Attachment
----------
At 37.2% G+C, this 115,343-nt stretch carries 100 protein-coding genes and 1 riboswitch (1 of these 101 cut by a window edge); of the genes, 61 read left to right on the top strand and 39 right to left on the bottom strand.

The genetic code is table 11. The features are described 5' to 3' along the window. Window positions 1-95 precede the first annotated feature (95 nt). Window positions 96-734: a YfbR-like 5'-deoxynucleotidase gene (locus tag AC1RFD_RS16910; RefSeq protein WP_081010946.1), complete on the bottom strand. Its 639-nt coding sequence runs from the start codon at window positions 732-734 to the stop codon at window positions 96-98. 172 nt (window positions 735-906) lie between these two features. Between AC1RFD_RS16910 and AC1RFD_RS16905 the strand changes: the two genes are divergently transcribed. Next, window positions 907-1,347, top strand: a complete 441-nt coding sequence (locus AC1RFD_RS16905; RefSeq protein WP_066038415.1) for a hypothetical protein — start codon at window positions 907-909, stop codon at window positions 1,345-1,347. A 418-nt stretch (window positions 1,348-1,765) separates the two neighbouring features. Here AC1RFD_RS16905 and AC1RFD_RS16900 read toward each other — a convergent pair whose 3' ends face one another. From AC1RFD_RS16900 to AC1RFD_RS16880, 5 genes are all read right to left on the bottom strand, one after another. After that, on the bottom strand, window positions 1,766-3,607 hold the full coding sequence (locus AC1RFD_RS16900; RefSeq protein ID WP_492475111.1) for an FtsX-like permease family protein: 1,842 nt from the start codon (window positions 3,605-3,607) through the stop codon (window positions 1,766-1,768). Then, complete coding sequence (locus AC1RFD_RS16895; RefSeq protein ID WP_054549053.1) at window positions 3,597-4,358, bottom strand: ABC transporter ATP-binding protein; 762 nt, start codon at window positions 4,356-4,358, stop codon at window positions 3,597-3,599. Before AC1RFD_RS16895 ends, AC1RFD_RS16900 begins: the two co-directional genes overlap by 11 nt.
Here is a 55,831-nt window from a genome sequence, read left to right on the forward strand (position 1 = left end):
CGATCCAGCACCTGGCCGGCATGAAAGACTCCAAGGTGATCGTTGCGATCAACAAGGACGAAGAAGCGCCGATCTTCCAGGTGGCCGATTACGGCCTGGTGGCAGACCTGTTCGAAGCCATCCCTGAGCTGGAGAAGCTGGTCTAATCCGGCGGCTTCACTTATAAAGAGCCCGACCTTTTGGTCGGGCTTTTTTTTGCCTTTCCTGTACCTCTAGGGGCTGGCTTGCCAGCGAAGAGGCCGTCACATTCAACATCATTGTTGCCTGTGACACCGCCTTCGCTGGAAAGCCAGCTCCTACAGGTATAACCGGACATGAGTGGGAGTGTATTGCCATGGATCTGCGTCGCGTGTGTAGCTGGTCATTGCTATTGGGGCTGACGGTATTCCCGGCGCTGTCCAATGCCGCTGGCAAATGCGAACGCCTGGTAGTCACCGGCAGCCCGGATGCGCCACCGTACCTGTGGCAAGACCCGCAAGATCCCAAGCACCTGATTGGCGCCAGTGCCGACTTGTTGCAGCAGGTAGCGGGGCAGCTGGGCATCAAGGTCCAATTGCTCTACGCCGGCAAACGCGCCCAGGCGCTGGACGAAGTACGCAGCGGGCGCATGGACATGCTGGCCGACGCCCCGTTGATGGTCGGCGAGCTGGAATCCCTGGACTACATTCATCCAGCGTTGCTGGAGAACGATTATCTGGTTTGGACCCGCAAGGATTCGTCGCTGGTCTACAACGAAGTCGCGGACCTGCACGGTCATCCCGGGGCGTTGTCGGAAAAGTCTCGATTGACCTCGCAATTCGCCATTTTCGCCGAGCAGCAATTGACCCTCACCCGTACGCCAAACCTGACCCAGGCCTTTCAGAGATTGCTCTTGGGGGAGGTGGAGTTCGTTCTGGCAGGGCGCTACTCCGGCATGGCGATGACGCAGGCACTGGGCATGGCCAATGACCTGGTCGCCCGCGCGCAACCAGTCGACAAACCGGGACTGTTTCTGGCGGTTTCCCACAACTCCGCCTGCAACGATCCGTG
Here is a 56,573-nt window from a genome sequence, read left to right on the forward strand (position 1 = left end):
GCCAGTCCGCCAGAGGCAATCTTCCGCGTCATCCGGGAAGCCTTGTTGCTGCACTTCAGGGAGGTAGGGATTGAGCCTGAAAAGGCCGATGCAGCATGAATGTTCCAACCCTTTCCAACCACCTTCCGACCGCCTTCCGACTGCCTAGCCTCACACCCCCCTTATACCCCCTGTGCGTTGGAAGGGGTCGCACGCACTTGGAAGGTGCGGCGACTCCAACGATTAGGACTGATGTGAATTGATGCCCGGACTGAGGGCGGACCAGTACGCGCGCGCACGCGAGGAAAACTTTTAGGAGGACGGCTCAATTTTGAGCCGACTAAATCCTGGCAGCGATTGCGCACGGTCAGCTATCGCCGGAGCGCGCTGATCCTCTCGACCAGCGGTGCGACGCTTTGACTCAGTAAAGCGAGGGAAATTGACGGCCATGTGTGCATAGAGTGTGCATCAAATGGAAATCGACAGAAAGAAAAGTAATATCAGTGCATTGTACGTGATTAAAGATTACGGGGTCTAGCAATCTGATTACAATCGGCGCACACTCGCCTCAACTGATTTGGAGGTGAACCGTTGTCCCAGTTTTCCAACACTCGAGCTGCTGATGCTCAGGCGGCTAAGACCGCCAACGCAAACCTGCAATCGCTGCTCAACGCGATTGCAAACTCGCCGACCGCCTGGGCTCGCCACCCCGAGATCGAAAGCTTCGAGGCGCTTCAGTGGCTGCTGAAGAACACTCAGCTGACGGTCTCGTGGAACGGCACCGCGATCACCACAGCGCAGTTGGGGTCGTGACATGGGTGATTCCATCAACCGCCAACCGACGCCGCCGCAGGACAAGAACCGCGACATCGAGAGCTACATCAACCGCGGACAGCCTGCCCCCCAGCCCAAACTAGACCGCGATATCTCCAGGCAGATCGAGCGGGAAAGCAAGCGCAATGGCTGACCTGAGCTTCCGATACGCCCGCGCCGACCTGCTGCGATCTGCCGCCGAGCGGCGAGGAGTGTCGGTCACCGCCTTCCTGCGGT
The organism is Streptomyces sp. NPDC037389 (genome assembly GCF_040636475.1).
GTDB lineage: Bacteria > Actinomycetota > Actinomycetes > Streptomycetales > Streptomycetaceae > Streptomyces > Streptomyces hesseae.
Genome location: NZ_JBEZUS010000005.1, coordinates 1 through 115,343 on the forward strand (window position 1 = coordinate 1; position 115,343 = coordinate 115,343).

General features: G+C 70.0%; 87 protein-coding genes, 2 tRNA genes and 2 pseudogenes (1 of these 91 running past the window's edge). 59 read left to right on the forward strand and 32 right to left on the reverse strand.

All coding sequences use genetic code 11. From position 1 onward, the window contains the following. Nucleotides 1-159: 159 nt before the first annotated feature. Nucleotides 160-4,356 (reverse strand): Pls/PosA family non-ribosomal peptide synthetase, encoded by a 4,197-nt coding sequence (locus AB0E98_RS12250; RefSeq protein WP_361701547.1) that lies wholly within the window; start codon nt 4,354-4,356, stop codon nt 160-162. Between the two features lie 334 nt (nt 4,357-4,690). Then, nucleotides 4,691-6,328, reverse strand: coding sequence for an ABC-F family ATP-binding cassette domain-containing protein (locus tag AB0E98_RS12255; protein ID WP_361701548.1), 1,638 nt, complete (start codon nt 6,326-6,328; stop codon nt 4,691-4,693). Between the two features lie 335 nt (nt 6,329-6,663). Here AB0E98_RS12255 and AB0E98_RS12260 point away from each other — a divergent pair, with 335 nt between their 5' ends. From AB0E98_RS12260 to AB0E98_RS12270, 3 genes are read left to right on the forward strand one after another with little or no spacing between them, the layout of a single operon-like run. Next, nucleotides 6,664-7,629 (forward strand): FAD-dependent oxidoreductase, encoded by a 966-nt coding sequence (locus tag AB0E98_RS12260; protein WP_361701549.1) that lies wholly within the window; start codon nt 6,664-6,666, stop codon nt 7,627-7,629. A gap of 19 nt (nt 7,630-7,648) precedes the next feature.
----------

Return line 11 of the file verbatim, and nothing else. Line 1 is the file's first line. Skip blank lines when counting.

All coding sequences use genetic code 11. From position 1 onward, the window contains the following. Nucleotides 1-159: 159 nt before the first annotated feature. Nucleotides 160-4,356 (reverse strand): Pls/PosA family non-ribosomal peptide synthetase, encoded by a 4,197-nt coding sequence (locus AB0E98_RS12250; RefSeq protein WP_361701547.1) that lies wholly within the window; start codon nt 4,354-4,356, stop codon nt 160-162. Between the two features lie 334 nt (nt 4,357-4,690). Then, nucleotides 4,691-6,328, reverse strand: coding sequence for an ABC-F family ATP-binding cassette domain-containing protein (locus tag AB0E98_RS12255; protein ID WP_361701548.1), 1,638 nt, complete (start codon nt 6,326-6,328; stop codon nt 4,691-4,693). Between the two features lie 335 nt (nt 6,329-6,663). Here AB0E98_RS12255 and AB0E98_RS12260 point away from each other — a divergent pair, with 335 nt between their 5' ends. From AB0E98_RS12260 to AB0E98_RS12270, 3 genes are read left to right on the forward strand one after another with little or no spacing between them, the layout of a single operon-like run. Next, nucleotides 6,664-7,629 (forward strand): FAD-dependent oxidoreductase, encoded by a 966-nt coding sequence (locus tag AB0E98_RS12260; protein WP_361701549.1) that lies wholly within the window; start codon nt 6,664-6,666, stop codon nt 7,627-7,629. A gap of 19 nt (nt 7,630-7,648) precedes the next feature.